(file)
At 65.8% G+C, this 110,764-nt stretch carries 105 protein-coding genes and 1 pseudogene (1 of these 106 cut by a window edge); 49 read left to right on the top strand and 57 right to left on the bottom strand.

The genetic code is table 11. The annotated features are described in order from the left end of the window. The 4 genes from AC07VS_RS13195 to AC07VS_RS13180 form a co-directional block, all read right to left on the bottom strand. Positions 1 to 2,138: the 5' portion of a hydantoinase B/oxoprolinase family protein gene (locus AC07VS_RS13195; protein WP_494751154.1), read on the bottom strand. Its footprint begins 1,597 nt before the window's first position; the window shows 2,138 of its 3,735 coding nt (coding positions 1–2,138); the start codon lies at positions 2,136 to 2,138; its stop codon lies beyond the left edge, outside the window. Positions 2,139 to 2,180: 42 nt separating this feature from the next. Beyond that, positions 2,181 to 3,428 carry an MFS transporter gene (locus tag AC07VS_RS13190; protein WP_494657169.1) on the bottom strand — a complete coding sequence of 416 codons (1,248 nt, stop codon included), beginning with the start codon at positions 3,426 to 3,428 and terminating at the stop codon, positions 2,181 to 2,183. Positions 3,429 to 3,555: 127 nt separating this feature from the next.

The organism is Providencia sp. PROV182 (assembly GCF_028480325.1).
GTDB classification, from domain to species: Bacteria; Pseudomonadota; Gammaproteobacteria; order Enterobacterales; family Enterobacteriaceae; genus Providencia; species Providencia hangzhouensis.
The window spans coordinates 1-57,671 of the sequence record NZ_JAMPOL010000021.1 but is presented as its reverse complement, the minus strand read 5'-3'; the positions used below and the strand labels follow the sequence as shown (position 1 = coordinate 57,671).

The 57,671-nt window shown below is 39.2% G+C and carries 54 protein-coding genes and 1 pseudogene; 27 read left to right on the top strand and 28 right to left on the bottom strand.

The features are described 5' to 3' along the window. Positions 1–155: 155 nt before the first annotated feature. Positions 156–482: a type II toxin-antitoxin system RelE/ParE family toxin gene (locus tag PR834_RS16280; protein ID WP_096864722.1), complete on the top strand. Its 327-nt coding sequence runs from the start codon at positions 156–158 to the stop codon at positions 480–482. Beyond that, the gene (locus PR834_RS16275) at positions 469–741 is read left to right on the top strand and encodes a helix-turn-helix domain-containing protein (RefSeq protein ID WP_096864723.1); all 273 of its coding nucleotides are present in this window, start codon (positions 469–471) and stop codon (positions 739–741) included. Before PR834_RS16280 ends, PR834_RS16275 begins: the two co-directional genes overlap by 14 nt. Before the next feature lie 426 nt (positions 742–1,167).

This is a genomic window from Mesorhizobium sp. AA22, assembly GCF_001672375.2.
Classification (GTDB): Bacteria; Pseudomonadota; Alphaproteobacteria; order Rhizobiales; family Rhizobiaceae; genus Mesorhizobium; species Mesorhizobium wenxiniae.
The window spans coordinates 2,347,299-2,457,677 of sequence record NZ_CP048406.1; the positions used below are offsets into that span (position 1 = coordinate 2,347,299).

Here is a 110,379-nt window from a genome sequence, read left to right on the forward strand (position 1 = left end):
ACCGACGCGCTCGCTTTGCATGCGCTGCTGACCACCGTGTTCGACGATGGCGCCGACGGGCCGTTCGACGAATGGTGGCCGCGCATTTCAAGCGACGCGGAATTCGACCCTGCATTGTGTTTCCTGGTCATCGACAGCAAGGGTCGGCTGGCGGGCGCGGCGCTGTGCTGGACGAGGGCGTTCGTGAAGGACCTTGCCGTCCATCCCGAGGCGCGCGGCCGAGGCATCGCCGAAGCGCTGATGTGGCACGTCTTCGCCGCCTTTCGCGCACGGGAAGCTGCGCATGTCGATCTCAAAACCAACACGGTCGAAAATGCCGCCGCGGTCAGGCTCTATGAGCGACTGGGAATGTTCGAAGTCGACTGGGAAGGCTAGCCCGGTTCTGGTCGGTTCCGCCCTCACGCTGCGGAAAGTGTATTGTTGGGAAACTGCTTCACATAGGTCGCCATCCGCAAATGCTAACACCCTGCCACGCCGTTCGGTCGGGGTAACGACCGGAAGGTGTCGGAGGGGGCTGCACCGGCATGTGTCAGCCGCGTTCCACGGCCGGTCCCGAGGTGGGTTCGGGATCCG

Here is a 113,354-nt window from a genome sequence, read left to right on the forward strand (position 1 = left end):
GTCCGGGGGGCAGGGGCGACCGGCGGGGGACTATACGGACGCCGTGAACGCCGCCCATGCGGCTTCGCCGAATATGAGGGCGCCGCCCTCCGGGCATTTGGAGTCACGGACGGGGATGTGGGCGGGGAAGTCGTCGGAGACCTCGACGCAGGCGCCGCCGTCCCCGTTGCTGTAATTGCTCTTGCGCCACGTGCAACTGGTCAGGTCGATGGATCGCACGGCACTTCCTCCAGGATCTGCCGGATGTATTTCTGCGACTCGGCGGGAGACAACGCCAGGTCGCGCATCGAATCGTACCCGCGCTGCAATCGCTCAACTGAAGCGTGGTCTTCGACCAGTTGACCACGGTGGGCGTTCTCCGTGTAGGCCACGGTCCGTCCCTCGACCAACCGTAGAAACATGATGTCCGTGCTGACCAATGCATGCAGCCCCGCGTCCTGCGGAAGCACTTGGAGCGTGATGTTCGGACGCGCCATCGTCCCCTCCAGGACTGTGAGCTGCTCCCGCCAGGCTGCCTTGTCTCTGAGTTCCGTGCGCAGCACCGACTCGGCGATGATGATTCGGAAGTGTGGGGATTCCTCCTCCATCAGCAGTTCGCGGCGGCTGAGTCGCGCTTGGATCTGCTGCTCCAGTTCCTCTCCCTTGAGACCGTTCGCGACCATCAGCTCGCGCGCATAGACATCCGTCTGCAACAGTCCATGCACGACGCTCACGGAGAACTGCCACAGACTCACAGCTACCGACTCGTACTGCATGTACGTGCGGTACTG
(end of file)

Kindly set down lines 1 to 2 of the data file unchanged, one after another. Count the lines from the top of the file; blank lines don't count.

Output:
At 65.8% G+C, this 110,764-nt stretch carries 105 protein-coding genes and 1 pseudogene (1 of these 106 cut by a window edge); 49 read left to right on the top strand and 57 right to left on the bottom strand.

The genetic code is table 11. The annotated features are described in order from the left end of the window. The 4 genes from AC07VS_RS13195 to AC07VS_RS13180 form a co-directional block, all read right to left on the bottom strand. Positions 1 to 2,138: the 5' portion of a hydantoinase B/oxoprolinase family protein gene (locus AC07VS_RS13195; protein WP_494751154.1), read on the bottom strand. Its footprint begins 1,597 nt before the window's first position; the window shows 2,138 of its 3,735 coding nt (coding positions 1–2,138); the start codon lies at positions 2,136 to 2,138; its stop codon lies beyond the left edge, outside the window. Positions 2,139 to 2,180: 42 nt separating this feature from the next. Beyond that, positions 2,181 to 3,428 carry an MFS transporter gene (locus tag AC07VS_RS13190; protein WP_494657169.1) on the bottom strand — a complete coding sequence of 416 codons (1,248 nt, stop codon included), beginning with the start codon at positions 3,426 to 3,428 and terminating at the stop codon, positions 2,181 to 2,183. Positions 3,429 to 3,555: 127 nt separating this feature from the next.